Education concerns expressed to Wolf

Posted: Monday, April 21, 2003

Rep. Kelly Wolf, R-Kenai, held the second town hall meeting of his brief tenure in the Alaska Legis-lature on Saturday in Kenai, answering questions about the state's budget situation and telling residents what he thinks about a wide range of issues facing Alaska.

Following through on a campaign promise to hold several such informal meetings, Wolf led a free-flowing discussion that drew about 40 people to the Cook Inlet Aquaculture Building. He said the meeting was simply his way of connecting with his constituents.

"Bring your recommendations, or likes -- dislikes -- about what's going on down in Juneau, and give me an opportunity to tell what I'm doing down there," Wolf told the crowd.

Wolf said that so far this session, the House majority has tried to focus on how to ensure vital state programs are funded while still complying with Gov. Frank Murkowski's mandate that the proposed budget not take a large bite from the constitutional budget reserve. Wolf praised the governor's desire to cut the budget.

"He had the guts to stand up and draw a line in the sand," Wolf said. "He put proposals on the table and said, 'This is what I want to see.'"

Wolf said he's optimistic that some ideas coming out of Juneau will ultimately benefit the state's finances. In particular, he mentioned the proposed state lottery, a $100 per person income tax and the transfer of the Habitat Division of the Alaska Department of Fish and Game into the Department of Natural Resources as healthy steps toward a more prosperous future.

Wolf also spoke out on education, both at the local and university levels. Numerous people who attended the meeting expressed frustration about the way education is handled by the state, and Wolf generally agreed.

"Somehow or another, we have to put some stability in K-through-12 (grades)," said Bob Wiseman of Kenai.

Wiseman told Wolf he believes the Legislature should force the University of Alaska to generate more of its own budget.

Wolf agreed.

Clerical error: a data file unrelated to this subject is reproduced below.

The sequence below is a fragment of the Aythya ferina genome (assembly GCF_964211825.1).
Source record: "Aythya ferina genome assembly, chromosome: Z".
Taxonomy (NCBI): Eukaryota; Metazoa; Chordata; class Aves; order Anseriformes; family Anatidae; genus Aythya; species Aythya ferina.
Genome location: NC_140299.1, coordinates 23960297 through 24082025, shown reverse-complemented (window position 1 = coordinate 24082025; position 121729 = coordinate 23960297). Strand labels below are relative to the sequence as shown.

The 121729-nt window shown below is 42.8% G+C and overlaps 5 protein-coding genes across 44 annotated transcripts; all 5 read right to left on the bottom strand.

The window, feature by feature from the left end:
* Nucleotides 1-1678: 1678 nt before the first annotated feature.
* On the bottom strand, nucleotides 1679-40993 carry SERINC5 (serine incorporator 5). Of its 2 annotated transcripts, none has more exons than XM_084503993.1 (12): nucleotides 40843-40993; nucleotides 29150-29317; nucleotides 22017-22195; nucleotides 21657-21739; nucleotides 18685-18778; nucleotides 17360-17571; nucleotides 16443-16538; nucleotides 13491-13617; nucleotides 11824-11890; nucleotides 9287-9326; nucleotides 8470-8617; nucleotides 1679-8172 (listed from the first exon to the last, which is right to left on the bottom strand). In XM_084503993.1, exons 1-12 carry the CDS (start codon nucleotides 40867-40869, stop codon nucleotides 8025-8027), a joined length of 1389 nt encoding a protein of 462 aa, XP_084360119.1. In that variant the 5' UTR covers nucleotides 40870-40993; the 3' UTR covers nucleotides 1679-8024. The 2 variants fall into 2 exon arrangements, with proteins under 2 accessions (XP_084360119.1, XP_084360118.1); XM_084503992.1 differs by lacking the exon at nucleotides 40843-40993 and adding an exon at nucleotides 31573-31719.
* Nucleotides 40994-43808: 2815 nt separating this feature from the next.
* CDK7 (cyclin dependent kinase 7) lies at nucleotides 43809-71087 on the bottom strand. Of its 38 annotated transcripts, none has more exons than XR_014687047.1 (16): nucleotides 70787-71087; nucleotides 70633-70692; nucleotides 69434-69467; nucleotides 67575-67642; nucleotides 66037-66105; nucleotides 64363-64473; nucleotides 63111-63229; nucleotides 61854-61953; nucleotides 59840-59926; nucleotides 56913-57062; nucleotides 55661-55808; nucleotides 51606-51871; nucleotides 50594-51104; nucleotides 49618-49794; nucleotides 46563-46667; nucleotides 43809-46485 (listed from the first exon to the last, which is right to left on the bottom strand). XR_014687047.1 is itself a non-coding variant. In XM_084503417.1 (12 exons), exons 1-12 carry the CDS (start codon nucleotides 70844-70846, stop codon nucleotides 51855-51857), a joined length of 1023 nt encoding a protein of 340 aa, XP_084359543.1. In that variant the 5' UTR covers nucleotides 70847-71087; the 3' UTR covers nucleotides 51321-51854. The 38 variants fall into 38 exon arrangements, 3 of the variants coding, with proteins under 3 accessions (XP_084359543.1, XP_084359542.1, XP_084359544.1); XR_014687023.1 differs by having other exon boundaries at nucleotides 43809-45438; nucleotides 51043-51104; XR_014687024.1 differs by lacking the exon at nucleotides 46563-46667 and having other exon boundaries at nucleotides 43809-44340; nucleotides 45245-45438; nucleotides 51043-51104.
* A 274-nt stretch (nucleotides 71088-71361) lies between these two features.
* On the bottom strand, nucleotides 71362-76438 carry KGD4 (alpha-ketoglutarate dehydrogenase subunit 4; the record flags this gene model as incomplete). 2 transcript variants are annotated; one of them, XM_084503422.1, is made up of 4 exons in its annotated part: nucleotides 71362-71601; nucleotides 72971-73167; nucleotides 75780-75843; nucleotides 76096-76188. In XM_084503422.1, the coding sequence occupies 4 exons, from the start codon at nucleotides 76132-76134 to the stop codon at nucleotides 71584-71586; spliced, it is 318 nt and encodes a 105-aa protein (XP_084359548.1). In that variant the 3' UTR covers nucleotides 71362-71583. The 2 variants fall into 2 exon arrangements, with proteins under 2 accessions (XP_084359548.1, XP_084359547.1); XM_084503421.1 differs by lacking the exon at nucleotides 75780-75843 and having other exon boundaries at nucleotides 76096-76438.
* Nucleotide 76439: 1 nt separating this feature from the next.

"The university hasn't realized we need to start selling that (University of Alaska) land," Wolf said. "They need to start standing on their own two feet."

In particular, Wolf took UA President Mark Hamilton to task for pressuring the state into coughing up more money for the university.

"When Hamilton came in, he said, 'This is what I want,' and they gave it to him," Wolf said.

Wolf pointed out that Hamilton receives a salary nearly as large as President George Bush and applauded Hamilton's offer to work for $1 next year if the university gets its funding request.

"I'd be the first one to go down and buy him a box of Top Ramen," he said.

As for local education, one Nikiski parent complained to Wolf about the Kenai Peninsula Bor-ough School District's plan to consolidate two Nikiski elementary schools.

"Why should the children of Nikiski start to take the brunt of the whole problem," asked Nikiski's Jennie Hammond.

Wolf responded by saying he believes the best way to avoid similar measures is for the state to make a more solid commitment to funding kindergarten through 12th-grade education.

"Not all legislators understand these kids are our greatest resource," he said. "I'd love to see us increase the funding formula by $270 (per child)."

As for how to increase the state's revenue picture in order to fund programs like education, Wolf restated a familiar position he believes will eventually lead Alaska back to fiscal stability.

"We need oil, we need commercial fishing and we need tourism," he said.

Wolf concluded the meeting by telling the crowd his short time as a freshman legislator in Juneau has been a learning experience, but that he'll continue to speak his mind when it comes to cutting the budget, finding new revenue and seeking education funding.

"I say what I think," Wolf said. "I know I've stepped on toes down there. (But) if you don't like what I'm doing, don't rehire me."

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